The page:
Ubco expects revenue to climb from $2.1 million in 2020 to $8.4 million by the end of 2021 as it pushes to increase its annual recurring revenue through subscriptions. Ubco’s subscription model, which costs about $50 to $60 per week ($75 to $85 NZD) for fleet enterprise customers, is being rolled out in New Zealand, Australia, the U.K., Europe and the U.S. this year and into 202. Consumers will get access to the subscriptions as well within the next couple of months, according to a spokesperson for the company. 

Allan sees subscriptions as the future of the EV industry, not just because it allows for a high chance of profitability, but also because it’s far more environmentally sustainable. As the company expands this part of its business model, it hopes to lead the circular economy space.

The company predicts that vehicles run through the subscription model will have four times the life expectancy as those sold outright and produce 80% less carbon overall compared to a combustion vehicle. 

“Subscription means we own the vehicle, so we manage the lifecycle,” said Allan. “So the first life starts at high intensity, and that might be 60,000 kilometers delivering pizza, or it might be 30,000 kilometers on a farm, which are equally hard for different reasons. Then after, that vehicle will go down to a lower intensity application. After that the battery can then be pulled out, and that might go into passive solar storage or something like that.”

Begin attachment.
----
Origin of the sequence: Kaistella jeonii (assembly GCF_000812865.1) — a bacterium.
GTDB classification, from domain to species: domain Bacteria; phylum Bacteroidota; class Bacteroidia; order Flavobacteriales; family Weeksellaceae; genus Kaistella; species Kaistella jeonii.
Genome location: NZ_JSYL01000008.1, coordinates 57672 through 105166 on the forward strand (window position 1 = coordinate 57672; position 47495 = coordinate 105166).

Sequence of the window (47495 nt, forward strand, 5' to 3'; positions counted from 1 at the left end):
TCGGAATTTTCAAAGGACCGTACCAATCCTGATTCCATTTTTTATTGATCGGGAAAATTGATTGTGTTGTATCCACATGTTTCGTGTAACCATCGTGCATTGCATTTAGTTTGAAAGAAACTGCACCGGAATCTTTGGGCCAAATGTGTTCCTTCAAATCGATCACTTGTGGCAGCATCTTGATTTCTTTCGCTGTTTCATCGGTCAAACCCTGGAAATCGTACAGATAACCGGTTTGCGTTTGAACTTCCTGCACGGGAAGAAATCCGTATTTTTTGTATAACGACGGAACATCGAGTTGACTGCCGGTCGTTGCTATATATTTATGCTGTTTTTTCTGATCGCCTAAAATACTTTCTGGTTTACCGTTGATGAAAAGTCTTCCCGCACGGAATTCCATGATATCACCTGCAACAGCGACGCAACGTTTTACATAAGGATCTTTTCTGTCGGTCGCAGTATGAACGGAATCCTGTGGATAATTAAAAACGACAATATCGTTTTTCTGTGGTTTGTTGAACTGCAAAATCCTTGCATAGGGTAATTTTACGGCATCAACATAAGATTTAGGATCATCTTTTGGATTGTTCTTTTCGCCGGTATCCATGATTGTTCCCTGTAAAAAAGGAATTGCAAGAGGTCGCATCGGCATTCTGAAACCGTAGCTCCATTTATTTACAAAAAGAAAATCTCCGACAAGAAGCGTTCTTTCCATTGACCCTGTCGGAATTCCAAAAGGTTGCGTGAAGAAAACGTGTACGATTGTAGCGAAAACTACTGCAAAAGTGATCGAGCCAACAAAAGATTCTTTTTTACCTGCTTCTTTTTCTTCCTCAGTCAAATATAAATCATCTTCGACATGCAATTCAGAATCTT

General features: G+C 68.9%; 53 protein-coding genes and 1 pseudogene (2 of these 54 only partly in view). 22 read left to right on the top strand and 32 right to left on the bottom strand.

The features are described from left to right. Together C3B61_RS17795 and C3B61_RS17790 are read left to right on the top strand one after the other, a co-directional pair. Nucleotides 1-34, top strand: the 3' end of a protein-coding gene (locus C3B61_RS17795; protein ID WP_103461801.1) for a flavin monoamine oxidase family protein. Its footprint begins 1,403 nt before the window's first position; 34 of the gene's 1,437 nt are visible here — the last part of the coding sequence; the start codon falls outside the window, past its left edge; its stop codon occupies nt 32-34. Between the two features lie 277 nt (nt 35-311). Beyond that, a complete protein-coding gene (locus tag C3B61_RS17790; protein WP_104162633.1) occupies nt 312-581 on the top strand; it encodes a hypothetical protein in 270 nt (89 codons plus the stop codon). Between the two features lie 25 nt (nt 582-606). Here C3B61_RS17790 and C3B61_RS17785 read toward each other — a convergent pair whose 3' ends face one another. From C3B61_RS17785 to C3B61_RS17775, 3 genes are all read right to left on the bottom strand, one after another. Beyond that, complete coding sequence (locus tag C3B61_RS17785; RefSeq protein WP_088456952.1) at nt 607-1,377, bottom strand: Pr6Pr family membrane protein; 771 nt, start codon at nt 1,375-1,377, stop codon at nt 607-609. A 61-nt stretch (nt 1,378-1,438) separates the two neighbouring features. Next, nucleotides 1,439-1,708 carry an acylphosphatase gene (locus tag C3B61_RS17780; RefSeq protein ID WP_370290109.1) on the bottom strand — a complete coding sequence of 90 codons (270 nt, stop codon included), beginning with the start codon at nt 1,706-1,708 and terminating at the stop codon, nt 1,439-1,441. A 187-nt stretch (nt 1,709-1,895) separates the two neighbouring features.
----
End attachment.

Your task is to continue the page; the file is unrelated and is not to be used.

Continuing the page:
Allan sees solving the end-of-life issue as a personal and professional challenge, one with room for creativity since no one has fully figured out the correct way of doing it. He says he takes a bottom up approach when it comes to the engineering of the vehicle in a way that allows for easier recycling.

“Like when you design a battery, fuck putting fire retardant foam into it because you can’t get it back at the end of life,” he said. “So it starts with correctly labeling, engineering with intent so that you’re designing for this type of assembly, and then your business or commercial system needs to support the concept. Now, we’ve got the advantage because the economics and incentives are aligned, and that all aligns with New Zealand’s product stewardship legislation.”

Trying to perfect the circular economy through utility vehicles isn’t just about doing what’s right for the environment. Allan thinks it’ll be a smart business decision in the end, one that will draw in customers and give the company a competitive edge with enterprise clients. 

“This is a part of your journey with us as a customer,” said Allan. “If we can design subscriptions and the life of the vehicle in such a way that you feel good about it, that’s where we’re driving from. Most people want to do the right thing, and we can provide something that logically fits the economics, can be done at scale and can be managed holistically.”